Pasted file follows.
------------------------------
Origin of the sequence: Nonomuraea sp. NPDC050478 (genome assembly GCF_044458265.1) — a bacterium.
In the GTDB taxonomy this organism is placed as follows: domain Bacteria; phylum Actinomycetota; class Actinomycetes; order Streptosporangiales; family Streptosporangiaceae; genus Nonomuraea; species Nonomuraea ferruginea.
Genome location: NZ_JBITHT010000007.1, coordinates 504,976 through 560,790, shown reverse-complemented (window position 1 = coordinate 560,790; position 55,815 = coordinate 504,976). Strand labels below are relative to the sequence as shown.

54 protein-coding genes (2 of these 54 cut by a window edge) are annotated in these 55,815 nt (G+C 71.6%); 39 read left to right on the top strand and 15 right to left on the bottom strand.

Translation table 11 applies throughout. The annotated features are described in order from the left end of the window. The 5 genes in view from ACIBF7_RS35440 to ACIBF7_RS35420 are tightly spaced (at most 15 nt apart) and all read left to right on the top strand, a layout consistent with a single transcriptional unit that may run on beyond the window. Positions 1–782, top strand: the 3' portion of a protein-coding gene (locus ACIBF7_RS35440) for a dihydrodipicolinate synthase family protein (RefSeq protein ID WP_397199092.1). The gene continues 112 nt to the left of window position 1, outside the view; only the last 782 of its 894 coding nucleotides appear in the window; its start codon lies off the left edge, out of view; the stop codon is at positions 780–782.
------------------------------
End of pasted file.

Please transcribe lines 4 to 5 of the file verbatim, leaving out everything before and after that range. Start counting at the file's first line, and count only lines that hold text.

54 protein-coding genes (2 of these 54 cut by a window edge) are annotated in these 55,815 nt (G+C 71.6%); 39 read left to right on the top strand and 15 right to left on the bottom strand.

Translation table 11 applies throughout. The annotated features are described in order from the left end of the window. The 5 genes in view from ACIBF7_RS35440 to ACIBF7_RS35420 are tightly spaced (at most 15 nt apart) and all read left to right on the top strand, a layout consistent with a single transcriptional unit that may run on beyond the window. Positions 1–782, top strand: the 3' portion of a protein-coding gene (locus ACIBF7_RS35440) for a dihydrodipicolinate synthase family protein (RefSeq protein ID WP_397199092.1). The gene continues 112 nt to the left of window position 1, outside the view; only the last 782 of its 894 coding nucleotides appear in the window; its start codon lies off the left edge, out of view; the stop codon is at positions 780–782.